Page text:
Eskom lost R5 billion between April and June
Municipalities’ debt to Eskom increased to R63.7 billion by the end of June from R58.5 billion at the end of March.
Eskom Debt Relief Act has since come into effect, with National Treasury contributing R254 billion over the next three years to help Eskom pay off its debt. Picture: Gallo Images
Eskom lost R5 billion before tax in the first quarter of the new financial year that started in April, while its net revenue increased to R70.9 billion, largely thanks to the large 18.65% increase in tariffs to direct customers that came into effect on 1 April.
National Treasury presented the power utility’s unaudited quarterly results to the Standing Committee on Appropriations on Tuesday. Eskom’s net revenue grew with R66.3 billion during the same period in 2022.
Eskom’s sales volumes were 6.2% lower than budgeted for and declined by 7% compared to the previous period, mainly due to generation supply constraints, which caused the load curtailment and rolling blackouts in the country.
The power utility’s primary energy costs were R3.5 million lower than the budgeted R43.4 billion because it spent 19.3% less than budgeted on its open cycle gas turbines, not because they were used less, but thanks to a decline in diesel prices. Eskom actually used the turbines frequently and it reported that it contributed 1 583MW to the grid with independent operators at load factors of respectively 24.2% and 22.3%.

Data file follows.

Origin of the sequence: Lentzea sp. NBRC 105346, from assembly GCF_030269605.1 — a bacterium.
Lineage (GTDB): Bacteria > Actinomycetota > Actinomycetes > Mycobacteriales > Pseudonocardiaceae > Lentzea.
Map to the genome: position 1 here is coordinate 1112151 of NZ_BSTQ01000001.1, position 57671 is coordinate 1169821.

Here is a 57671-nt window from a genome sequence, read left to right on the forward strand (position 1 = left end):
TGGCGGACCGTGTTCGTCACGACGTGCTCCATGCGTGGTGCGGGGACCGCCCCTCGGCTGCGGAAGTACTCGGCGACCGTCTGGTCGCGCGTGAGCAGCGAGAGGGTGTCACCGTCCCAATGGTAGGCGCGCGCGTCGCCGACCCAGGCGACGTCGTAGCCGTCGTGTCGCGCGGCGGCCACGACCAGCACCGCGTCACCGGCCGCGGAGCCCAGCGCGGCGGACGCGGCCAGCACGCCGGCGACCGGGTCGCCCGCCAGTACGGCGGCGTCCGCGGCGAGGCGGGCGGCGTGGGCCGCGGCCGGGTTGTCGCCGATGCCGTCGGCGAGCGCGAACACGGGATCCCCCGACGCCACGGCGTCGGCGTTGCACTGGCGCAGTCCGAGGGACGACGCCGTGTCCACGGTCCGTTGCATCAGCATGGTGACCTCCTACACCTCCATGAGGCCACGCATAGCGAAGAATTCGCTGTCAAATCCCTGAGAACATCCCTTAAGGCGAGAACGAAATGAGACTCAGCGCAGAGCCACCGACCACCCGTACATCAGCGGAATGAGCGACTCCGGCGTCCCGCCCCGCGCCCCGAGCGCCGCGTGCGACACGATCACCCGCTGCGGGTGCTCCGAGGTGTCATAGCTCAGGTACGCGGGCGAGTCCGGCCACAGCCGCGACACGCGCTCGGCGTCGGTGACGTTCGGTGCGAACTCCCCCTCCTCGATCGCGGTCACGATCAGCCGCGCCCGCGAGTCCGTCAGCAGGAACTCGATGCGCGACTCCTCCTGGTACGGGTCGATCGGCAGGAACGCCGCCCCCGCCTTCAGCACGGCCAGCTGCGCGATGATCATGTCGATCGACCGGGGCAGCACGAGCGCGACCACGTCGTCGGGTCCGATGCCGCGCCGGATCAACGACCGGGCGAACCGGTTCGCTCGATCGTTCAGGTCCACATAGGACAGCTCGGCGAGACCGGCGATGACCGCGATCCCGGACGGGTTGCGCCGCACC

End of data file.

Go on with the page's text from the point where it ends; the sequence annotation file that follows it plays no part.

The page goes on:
However, this was where the good news ends. Eskom’s gross debt securities and borrowings increased to a whopping R454.5 billion by 30 June, compared to R429 billion at the end of March. The Eskom group could only raise R16 billion in funding through private placements with the disbursements only taking place in early April.
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Eskom still dealing with various challenges
Although Eskom’s profitability rations performed better than expected, the group is still dealing with various challenges that is keeping it from reaching long-term financial stability, such as poor long-term financial sustainability due to an inadequate tariff path, poor generating plant performance and escalating arrear municipal debt.
Reporting on its operational side, Eskom said its Energy Availability Factor for the first quarter was at 54.49% at the end of June, lower than the 56% at the end of March and significantly lower than the proposed target of 65%, due to unplanned losses or breakdowns, which increased to 35%.
Unplanned outages averaged 16 718MW, also higher than the assumption of 15 000MW heading into the winter months, causing rolling blackouts between stage 2 and stage 6 on 91 days in the quarter. Eskom also experienced an increase in partial or full load losses of 6 927MW.
The Eskom Debt Relief Act has since come into effect, with National Treasury contributing R254 billion over the next three years to help Eskom pay off its debt. The first tranche of R184 billion will be used for Eskom’s debt and interest payments followed by R78 billion in 2024, R66 billion in 2025 and R40 billion in 2026.